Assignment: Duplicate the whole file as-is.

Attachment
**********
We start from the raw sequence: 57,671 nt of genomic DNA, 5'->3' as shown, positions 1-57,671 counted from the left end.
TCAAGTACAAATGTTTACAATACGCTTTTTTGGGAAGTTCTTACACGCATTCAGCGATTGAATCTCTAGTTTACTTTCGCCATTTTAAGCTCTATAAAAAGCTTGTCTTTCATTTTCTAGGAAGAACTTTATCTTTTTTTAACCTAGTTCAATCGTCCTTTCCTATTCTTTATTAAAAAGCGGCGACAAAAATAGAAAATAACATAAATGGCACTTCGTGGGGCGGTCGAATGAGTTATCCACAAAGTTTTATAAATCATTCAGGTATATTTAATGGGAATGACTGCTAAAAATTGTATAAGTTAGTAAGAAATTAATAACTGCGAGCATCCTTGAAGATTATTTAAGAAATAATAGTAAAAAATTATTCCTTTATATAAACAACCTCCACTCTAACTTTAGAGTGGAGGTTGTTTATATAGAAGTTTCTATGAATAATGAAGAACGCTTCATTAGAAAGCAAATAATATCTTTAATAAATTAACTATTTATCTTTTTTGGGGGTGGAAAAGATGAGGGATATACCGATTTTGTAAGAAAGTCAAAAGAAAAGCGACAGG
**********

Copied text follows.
We start from the raw sequence: 57,671 nt of genomic DNA, 5'->3' as shown, positions 1-57,671 counted from the left end.
TCAAGTACAAATGTTTACAATACGCTTTTTTGGGAAGTTCTTACACGCATTCAGCGATTGAATCTCTAGTTTACTTTCGCCATTTTAAGCTCTATAAAAAGCTTGTCTTTCATTTTCTAGGAAGAACTTTATCTTTTTTTAACCTAGTTCAATCGTCCTTTCCTATTCTTTATTAAAAAGCGGCGACAAAAATAGAAAATAACATAAATGGCACTTCGTGGGGCGGTCGAATGAGTTATCCACAAAGTTTTATAAATCATTCAGGTATATTTAATGGGAATGACTGCTAAAAATTGTATAAGTTAGTAAGAAATTAATAACTGCGAGCATCCTTGAAGATTATTTAAGAAATAATAGTAAAAAATTATTCCTTTATATAAACAACCTCCACTCTAACTTTAGAGTGGAGGTTGTTTATATAGAAGTTTCTATGAATAATGAAGAACGCTTCATTAGAAAGCAAATAATATCTTTAATAAATTAACTATTTATCTTTTTTGGGGGTGGAAAAGATGAGGGATATACCGATTTTGTAAGAAAGTCAAAAGAAAAGCGACAGG